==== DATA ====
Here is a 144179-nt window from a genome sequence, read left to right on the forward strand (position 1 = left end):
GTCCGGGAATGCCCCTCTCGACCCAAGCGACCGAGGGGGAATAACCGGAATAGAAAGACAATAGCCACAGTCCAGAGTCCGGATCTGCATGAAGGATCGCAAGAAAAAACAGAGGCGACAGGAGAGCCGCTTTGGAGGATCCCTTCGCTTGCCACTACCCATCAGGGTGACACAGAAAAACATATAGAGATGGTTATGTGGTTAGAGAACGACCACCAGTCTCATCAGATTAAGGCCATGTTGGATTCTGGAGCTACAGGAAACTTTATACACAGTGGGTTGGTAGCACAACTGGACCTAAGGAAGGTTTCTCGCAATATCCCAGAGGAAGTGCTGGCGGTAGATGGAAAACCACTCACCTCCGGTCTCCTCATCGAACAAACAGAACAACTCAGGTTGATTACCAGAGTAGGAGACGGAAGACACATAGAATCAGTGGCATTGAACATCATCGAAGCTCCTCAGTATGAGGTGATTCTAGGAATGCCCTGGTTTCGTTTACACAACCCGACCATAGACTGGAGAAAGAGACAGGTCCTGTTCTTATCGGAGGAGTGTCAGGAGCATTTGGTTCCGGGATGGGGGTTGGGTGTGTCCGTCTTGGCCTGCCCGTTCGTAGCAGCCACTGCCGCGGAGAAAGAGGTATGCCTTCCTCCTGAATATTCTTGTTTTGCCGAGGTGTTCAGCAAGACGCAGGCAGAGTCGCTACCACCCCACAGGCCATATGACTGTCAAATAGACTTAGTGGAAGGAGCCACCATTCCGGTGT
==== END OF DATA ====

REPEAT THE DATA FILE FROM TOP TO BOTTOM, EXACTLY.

Here is a 144179-nt window from a genome sequence, read left to right on the forward strand (position 1 = left end):
GTCCGGGAATGCCCCTCTCGACCCAAGCGACCGAGGGGGAATAACCGGAATAGAAAGACAATAGCCACAGTCCAGAGTCCGGATCTGCATGAAGGATCGCAAGAAAAAACAGAGGCGACAGGAGAGCCGCTTTGGAGGATCCCTTCGCTTGCCACTACCCATCAGGGTGACACAGAAAAACATATAGAGATGGTTATGTGGTTAGAGAACGACCACCAGTCTCATCAGATTAAGGCCATGTTGGATTCTGGAGCTACAGGAAACTTTATACACAGTGGGTTGGTAGCACAACTGGACCTAAGGAAGGTTTCTCGCAATATCCCAGAGGAAGTGCTGGCGGTAGATGGAAAACCACTCACCTCCGGTCTCCTCATCGAACAAACAGAACAACTCAGGTTGATTACCAGAGTAGGAGACGGAAGACACATAGAATCAGTGGCATTGAACATCATCGAAGCTCCTCAGTATGAGGTGATTCTAGGAATGCCCTGGTTTCGTTTACACAACCCGACCATAGACTGGAGAAAGAGACAGGTCCTGTTCTTATCGGAGGAGTGTCAGGAGCATTTGGTTCCGGGATGGGGGTTGGGTGTGTCCGTCTTGGCCTGCCCGTTCGTAGCAGCCACTGCCGCGGAGAAAGAGGTATGCCTTCCTCCTGAATATTCTTGTTTTGCCGAGGTGTTCAGCAAGACGCAGGCAGAGTCGCTACCACCCCACAGGCCATATGACTGTCAAATAGACTTAGTGGAAGGAGCCACCATTCCGGTGT